Easter Sunday Sermon - Nothing Can Be The Same Again
Jesus said to her, ‘Mary!’ This one word is the moment when everything changes, when the Resurrection becomes real. Up to this moment, it is the mystery of an empty tomb. The stone curiously rolled away; the body missing; the linen wrappings left lying; the cloth neatly rolled up. Up to this moment, it is a story of fear and confusion. A defeated group of loyal followers, whose loyalty broke at the last minute, whose hope dissolved, and who are now holed up in fear for their lives. Up to this moment, it is a story of a gardener who might just have some answers about where the body has been taken. Weeping outside the tomb, Mary is unable to grasp what is going on. Then, Jesus speaks to her. She recognises him, and nothing can ever be the same again. She rushes to the other disciples, hidden away. ‘I have seen the Lord,’ she proudly tells them.
Easter morning: when everything is shockingly turned on its head; when a great downfall is stunningly overcome; when death is implausibly transformed into life. The Resurrection is a radical reversal, a turning upside down, a paradigm shift. The worst of deaths becomes the most incredible of lives. The grotesque suffering and torture of the Good Friday cross becomes the unbounded joy of new life and hope. The paradox of the cross is that with the Resurrection, it is changed from a symbol of execution into a symbol of power.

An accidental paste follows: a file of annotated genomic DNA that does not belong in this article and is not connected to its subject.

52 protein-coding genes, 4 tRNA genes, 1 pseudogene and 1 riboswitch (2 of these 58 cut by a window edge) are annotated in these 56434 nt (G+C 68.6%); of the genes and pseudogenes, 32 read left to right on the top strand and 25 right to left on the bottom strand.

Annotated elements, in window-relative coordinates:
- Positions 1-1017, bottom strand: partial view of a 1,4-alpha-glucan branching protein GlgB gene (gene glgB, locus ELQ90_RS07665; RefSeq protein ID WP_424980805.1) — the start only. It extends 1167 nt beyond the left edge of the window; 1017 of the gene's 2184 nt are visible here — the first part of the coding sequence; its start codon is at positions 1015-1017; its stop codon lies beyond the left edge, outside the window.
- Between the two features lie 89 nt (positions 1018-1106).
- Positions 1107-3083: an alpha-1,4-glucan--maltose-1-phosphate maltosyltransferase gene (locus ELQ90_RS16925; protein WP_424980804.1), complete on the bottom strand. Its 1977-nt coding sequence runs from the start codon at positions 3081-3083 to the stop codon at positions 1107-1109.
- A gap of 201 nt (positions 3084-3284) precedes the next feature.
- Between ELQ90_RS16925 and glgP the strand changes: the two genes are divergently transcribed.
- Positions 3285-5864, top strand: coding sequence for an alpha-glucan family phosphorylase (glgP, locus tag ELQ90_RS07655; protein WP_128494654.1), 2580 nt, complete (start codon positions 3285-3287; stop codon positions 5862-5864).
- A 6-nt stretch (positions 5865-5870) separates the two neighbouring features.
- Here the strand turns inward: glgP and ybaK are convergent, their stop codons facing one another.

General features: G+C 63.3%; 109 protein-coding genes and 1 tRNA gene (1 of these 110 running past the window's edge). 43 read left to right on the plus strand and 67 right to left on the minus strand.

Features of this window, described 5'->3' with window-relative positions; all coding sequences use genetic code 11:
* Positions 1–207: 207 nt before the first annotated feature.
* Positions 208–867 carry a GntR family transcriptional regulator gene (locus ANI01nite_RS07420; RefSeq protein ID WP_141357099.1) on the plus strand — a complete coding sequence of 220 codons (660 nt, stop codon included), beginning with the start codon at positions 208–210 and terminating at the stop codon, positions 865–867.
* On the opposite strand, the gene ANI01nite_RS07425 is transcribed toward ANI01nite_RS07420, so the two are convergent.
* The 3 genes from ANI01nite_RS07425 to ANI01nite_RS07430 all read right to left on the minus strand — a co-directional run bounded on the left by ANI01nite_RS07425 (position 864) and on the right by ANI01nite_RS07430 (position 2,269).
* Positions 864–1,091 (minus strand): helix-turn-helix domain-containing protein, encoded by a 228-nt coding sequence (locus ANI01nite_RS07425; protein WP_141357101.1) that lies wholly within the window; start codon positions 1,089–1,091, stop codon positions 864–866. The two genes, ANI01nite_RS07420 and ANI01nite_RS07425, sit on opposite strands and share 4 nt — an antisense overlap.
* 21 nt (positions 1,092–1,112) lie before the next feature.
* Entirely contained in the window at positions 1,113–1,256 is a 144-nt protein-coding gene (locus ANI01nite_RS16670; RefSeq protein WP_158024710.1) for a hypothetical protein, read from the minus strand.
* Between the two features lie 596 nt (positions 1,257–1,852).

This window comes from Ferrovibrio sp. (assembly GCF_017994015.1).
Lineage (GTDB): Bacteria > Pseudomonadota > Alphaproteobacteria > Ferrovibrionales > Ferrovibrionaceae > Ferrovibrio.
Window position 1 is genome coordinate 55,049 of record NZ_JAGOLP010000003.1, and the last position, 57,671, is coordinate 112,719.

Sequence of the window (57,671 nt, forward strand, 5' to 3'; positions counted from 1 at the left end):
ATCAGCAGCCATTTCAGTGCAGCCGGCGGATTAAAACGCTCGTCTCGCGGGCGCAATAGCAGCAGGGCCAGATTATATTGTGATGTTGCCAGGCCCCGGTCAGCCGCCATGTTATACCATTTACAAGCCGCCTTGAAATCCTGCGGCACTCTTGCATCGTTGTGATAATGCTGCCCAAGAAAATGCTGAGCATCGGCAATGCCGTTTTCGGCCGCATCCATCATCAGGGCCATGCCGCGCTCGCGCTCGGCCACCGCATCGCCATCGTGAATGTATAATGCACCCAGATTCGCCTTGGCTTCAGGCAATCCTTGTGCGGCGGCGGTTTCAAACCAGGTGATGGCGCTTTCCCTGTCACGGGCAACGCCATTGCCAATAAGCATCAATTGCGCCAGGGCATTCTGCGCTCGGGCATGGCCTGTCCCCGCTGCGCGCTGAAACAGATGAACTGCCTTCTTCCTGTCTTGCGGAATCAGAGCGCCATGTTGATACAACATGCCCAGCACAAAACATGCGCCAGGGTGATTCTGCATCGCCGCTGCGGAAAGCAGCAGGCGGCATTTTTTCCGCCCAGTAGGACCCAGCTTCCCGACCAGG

The Resurrection serves as the lens through which we look at the rest of Jesus’ life and ministry. When we do this, we see that this pattern of radical reversal underpins such a huge amount of what Jesus says and does. Jesus’ ministry is about turning around the values and perceptions of society, challenging deeply-held, often institutional prejudices. We hear many times from Jesus that the ‘first will be last, and the last will be first’. In the Beatitudes, he shows us that those who are blessed are not the ones we might expect. They are the poor, the vulnerable, the abused, the tortured. Jesus starts to build his group of closest followers not with the rich and powerful, but with four fishermen casting their nets into the Sea of Galilee. He spends most of his time with the poor, the sick, the needy, the downtrodden, the outcasts, the excluded, the sinners of his world. He gives them all a place at his table, he cures them of the things that hold them back, he shows that they all have a place in God’s kingdom. He talks of a man offering a banquet. Those who are invited do not come, so he throws open his doors to everyone – including the poor, the crippled, the blind, the lame. Even before Jesus is born, his mother Mary proclaims:
‘He has brought down the powerful from their thrones,
and lifted up the lowly;
he has filled the hungry with good things,
and sent the rich away empty.’
Radical reversal is something at the very heart of what Jesus shows us. In this respect, surely the Resurrection should come as no surprise? It is the ultimate expression and confirmation of what Jesus shows us through his life, his teaching, his parables, his miracles. It is the story of a new order – God’s kingdom – which makes us see everything differently.